Hello AskPerf, my name is Subheet Rastogi and I am a Technical Lead on the Performance team in Bangalore. Today, we’re going to take a quick look at issues that typically arise when using graphic intensive applications or media streaming in a Remote Desktop Session. Some common examples where you might encounter issues in an RDP session include Java applets embedded into web pages, Adobe Breeze, CAD-type programs and of course – playing games. Why? Because RDP was oroginally designed to flush the video frame buffer to the client about once every 100 milliseconds. While this is fine for most Windows GDI applications, graphic intensive applications, 3D applications and applications requiring audio / video synchronization don’t fare so well. With respect to streaming media in particular, RDP is only meant to cache the bitmap files (compressed) not the audio which is uncompressed over the wire.
When we generate a large amount of screen update information it requires a lot of CPU power and very efficient drawing routines. At some point we will reach the limitation of the device and the drawing operations will back up in the queue. Sometimes we have to reset our session to regain normal operation because we have so much data in the update queue that it will take some time for it to catch up. Some research shows that most of the CPU time is being spent in drawing most of the time.
Regardless of whether or not you are using graphic intensive applications or streaming media across RDP, there are some things that you can do that may provide some performance benefits in your environment:
- Display driver optimization – this is probably the most important component, particularly on the Windows CE platforms that tend to have a lot less CPU power than their desktop counterparts. The display “device driver interface”, we provide in Windows CE uses only the basic graphics engine functions; where software acceleration is provided through emulation libraries, and hardware acceleration is limited to two-dimensional graphics operations. If at all possible, hardware acceleration should be used.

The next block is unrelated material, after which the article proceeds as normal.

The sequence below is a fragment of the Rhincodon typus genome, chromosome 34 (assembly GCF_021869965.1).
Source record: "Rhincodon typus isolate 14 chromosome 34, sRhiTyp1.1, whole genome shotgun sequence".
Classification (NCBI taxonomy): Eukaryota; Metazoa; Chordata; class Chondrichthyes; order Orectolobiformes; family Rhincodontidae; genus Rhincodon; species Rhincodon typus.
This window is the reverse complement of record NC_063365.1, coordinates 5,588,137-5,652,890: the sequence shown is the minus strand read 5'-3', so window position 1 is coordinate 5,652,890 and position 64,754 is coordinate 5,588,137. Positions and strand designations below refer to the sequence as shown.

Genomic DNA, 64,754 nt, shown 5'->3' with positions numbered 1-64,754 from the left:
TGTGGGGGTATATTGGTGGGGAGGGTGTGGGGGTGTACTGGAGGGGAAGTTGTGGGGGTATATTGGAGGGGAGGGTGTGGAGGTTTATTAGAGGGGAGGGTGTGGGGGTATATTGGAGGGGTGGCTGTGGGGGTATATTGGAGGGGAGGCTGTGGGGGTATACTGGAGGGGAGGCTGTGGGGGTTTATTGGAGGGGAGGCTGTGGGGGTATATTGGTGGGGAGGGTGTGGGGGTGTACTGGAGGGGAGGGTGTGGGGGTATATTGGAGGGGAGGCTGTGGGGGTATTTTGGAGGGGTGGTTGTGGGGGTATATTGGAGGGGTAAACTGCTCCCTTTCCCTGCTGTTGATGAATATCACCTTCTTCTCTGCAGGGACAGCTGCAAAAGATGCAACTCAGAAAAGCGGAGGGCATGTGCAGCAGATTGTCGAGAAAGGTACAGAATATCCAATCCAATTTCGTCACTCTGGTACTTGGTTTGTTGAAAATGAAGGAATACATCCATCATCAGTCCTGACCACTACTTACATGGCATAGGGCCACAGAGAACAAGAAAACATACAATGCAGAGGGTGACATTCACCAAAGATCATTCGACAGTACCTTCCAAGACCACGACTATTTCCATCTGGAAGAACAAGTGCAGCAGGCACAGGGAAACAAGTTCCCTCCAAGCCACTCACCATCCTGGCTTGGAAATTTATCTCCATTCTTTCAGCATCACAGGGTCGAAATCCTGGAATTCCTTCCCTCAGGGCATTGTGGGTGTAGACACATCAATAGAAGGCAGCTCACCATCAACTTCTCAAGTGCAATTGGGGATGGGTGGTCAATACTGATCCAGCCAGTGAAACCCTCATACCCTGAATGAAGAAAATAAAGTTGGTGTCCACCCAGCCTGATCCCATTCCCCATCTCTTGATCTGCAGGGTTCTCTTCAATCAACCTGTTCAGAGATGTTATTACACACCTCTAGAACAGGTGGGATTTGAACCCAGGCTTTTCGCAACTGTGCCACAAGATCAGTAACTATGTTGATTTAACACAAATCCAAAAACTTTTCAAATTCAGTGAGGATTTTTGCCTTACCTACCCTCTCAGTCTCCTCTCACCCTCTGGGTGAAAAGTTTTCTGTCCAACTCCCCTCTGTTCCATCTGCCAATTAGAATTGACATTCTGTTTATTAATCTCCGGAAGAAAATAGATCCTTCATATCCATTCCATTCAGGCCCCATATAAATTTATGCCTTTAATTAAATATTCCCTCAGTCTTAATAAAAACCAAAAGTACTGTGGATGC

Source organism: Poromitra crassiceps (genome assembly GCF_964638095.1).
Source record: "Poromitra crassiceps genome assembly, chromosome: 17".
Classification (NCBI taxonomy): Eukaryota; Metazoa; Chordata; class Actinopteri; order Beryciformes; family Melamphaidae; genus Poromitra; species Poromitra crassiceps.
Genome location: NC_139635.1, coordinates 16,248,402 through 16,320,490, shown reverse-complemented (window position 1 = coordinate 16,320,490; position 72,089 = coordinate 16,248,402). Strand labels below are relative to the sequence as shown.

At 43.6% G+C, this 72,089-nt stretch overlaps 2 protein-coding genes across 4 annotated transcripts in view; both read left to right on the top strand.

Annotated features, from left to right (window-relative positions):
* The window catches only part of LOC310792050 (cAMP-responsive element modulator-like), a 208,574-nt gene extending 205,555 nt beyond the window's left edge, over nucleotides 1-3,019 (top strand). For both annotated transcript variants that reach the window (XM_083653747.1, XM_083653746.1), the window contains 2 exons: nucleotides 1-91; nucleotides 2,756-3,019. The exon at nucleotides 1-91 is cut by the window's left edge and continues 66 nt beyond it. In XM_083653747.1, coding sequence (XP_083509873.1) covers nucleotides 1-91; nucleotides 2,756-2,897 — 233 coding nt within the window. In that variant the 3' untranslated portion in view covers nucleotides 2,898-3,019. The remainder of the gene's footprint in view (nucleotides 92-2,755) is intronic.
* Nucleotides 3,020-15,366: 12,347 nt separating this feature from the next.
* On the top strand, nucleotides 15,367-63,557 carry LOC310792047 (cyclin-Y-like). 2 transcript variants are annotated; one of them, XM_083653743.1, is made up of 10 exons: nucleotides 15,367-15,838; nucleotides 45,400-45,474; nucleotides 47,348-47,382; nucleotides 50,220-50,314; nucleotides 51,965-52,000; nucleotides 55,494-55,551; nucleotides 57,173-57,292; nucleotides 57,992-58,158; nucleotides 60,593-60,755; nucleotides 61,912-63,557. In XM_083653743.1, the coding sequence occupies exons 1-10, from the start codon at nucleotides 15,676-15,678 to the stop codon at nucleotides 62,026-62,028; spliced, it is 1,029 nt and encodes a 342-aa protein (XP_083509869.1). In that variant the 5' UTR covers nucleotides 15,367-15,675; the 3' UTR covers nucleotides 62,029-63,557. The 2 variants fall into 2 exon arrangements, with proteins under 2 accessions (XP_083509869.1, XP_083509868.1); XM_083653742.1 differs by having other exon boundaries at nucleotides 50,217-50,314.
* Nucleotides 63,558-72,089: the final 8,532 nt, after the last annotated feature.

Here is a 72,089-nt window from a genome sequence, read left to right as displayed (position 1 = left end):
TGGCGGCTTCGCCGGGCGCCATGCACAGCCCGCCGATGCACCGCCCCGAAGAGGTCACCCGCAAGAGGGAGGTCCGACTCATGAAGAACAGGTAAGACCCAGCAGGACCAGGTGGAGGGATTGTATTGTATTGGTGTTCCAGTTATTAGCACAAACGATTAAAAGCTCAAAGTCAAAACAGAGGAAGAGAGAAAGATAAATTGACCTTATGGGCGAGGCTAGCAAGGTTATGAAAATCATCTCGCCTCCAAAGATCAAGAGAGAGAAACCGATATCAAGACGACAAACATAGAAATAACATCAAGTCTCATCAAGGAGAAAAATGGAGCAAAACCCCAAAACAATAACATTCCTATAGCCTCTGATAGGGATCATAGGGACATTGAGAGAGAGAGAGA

- Ensure that your video and network card drivers are up to date based on the manufacturer’s recommendations.
- Enable bitmap caching on your RDP session. This can result in some significant bandwidth saving, and can also improve the refresh speed. However, this does not mean that graphic intensive applications will run at the same performance level as they would in a non-RDP session.
- Understanding how font exchange works can also lead to some opportunities for performance improvements. Font exchanges occur between the client and server to determine which common system fonts are installed. The client notifies the Terminal server of all installed system fonts to enable faster text rendering during an RDP session. When the Terminal Server knows what fonts the client has available, passing compressed fonts and Unicode character strings rather than larger bitmaps to the client can save network bandwidth
- If network bandwidth is not as much of a concern, you can increase the frame rate on the client side via a registry modification. However – please ensure that you test this change thoroughly before implementing it in a production environment.
Windows Registry Editor Version 5.00 [HKEY_CURRENT_USER\Software\Microsoft\Terminal Server Client] "Min Send Interval"=dword:00000001 "Keep Alive Interval"=dword:00000001 "BitmapCacheSize"=dword:0000ffff "Order Draw Threshold"=dword:00000001
That’s about it for this post – one final note though is that there are improvements on the horizon. Check out this presentation from the 2008 Professional Developers Conference (PDC 2008) on Graphics Remoting (RDP) Today and Tomorrow. Take care!
- Microsoft KB 236282: Running graphics intensive applications, such as screen savers, in the Terminal Server session is not recommended
- Microsoft KB 226931: How to Minimize Graphics Use with Terminal Server
– Subheet Rastogi